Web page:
What is ASD?




Autism (or ASD) is a wide-spectrum disorder. This means that no two people with autism will have exactly the same symptoms. As well as experiencing varying combinations of symptoms, some people will have mild symptoms while others will have severe ones. Below is a list of the most commonly found characteristics identified among people with an ASD.


The way in which a person with an ASD interacts with another individual is quite different compared to how the rest of the population behaves. If the symptoms are not severe, the person with ASD may seem socially clumsy, sometimes offensive in his/her comments, or out of synch with everyone else. If the symptoms are more severe, the person may seem not to be interested in other people at all.

It is common for relatives, friends and people who interact with someone with an ASD to comment that the ASD sufferer makes very little eye contact. However, as health care professionals, teachers and others are improving their ability to detect signs of autism at an earlier age than before, eye contact among people with autism is improving. In many cases, if the symptoms are not severe, the person can be taught that eye contact is important for most people and he/she will remember to look people in the eye.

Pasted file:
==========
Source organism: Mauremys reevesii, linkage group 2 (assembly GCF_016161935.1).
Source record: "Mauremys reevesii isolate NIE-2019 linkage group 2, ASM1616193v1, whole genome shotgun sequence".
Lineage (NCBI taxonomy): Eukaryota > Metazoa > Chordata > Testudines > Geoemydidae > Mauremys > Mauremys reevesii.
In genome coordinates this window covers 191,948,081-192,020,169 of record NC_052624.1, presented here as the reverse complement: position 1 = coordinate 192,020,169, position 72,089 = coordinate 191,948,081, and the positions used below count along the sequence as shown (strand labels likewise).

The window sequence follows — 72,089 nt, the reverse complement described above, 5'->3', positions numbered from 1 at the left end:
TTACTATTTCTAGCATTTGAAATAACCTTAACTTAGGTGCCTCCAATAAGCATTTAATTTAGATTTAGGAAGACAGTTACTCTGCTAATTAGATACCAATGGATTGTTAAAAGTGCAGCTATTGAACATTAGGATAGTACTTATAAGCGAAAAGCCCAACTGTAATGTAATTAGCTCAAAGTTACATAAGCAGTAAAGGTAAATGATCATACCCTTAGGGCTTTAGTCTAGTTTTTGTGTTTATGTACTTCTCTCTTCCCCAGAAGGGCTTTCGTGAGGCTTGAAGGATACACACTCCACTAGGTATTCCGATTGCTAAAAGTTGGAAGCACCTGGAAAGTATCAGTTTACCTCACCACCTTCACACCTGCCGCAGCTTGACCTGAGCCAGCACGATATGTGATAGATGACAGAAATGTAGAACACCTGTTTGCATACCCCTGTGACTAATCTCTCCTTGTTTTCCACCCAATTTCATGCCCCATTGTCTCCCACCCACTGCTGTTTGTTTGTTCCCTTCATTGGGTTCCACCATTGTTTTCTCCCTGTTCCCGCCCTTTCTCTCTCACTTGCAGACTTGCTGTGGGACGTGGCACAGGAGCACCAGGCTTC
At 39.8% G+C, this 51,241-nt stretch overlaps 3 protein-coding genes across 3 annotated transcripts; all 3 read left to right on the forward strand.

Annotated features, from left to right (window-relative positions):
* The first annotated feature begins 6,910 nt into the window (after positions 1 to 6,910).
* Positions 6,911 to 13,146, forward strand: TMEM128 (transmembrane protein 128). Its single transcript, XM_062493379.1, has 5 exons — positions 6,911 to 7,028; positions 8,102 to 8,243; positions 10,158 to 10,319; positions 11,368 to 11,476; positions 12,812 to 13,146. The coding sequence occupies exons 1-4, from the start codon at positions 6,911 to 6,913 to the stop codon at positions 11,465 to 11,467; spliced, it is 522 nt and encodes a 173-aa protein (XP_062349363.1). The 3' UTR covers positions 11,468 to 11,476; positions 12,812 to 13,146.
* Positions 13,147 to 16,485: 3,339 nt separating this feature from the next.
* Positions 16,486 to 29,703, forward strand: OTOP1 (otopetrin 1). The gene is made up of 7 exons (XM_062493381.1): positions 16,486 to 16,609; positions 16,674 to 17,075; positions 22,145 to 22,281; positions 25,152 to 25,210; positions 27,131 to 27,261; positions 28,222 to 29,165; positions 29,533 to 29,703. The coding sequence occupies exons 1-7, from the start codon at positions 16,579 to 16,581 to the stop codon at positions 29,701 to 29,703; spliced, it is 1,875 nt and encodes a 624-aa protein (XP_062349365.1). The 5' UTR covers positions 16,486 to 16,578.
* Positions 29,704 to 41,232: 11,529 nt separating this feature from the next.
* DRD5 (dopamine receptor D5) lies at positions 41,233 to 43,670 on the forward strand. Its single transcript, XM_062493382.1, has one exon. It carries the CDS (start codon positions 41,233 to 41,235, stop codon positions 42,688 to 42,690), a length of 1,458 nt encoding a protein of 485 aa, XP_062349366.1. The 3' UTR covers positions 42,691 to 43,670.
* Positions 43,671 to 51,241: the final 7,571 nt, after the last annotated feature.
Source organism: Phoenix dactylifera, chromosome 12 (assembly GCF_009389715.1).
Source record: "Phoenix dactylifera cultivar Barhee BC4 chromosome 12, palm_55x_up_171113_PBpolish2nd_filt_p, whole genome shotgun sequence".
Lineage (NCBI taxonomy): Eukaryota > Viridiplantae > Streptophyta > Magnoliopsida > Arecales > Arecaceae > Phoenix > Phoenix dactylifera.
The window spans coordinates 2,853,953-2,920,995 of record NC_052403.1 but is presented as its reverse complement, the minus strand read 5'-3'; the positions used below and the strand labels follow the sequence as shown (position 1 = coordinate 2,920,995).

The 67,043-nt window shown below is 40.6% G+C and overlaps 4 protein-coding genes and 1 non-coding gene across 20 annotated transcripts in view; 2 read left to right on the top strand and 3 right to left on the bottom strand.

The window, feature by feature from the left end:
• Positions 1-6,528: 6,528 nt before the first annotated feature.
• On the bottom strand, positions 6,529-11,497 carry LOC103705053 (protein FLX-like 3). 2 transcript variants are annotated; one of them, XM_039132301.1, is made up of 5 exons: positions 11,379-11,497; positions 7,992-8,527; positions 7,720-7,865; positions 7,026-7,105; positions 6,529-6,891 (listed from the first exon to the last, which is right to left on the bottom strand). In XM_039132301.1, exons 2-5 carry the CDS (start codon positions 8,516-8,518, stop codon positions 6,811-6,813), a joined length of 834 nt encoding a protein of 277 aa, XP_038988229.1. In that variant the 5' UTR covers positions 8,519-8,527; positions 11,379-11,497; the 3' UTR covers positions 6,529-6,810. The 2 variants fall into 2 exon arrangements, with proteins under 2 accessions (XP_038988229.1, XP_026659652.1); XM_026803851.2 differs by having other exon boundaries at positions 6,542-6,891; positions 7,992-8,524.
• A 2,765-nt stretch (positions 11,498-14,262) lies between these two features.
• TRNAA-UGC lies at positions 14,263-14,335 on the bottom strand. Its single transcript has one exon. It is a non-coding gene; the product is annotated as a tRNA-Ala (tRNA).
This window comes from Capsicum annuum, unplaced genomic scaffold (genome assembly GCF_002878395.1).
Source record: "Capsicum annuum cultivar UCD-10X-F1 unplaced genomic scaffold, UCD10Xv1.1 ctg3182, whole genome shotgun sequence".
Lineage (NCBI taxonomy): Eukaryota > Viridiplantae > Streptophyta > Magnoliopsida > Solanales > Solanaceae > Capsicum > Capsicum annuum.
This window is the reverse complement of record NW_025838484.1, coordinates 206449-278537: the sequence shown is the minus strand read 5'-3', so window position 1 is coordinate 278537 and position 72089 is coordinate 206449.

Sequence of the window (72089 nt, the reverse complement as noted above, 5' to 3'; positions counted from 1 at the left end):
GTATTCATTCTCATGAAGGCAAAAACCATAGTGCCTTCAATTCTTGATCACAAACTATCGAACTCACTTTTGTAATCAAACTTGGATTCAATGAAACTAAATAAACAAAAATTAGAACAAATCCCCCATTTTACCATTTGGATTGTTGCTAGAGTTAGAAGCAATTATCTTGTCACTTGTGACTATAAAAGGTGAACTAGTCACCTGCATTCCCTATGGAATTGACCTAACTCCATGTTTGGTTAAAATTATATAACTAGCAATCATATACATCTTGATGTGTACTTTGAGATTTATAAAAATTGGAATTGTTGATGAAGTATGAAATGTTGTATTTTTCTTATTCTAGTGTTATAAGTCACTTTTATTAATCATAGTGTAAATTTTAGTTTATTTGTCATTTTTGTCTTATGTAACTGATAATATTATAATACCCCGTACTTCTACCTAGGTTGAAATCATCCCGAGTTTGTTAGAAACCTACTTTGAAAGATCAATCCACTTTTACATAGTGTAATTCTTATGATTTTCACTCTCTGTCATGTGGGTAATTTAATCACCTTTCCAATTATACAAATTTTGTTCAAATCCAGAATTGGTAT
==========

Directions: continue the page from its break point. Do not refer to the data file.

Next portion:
A person with autism may often miss the cues we give each other when we want to catch somebody’s attention. The person with ASD might not know that somebody is trying to talk to them. They may also be very interested in talking to a particular person or group of people, but does not have the same skills as others to become fully involved. To put it more simply, they lack the necessary playing and talking skills.

In some cases – as a result of frequent practice – empathy does improve, and some of it becomes natural rather than intellectual. Even so, empathy never comes as naturally for a person with autism as it does to others.

Having a conversation with a person with autism may feel very much like a one-way trip. The person with ASD might give the impression that he is talking at people, rather than with or to them. He may love a theme, and talk about it a lot. However, there will be much less exchanging of ideas, thoughts, and feelings than there might be in a conversation with a person who does not have autism.

A person with autism will find it much harder to understand the feelings of other people. His/her ability to instinctively empathize with others is much weaker than other people’s. However, if they are frequently reminded of this, the ability to take other people’s feelings into account improves tremendously. Almost everybody on this planet prefers to talk about himself/herself more than other people; it is human nature. The person with autism will usually do so even more.

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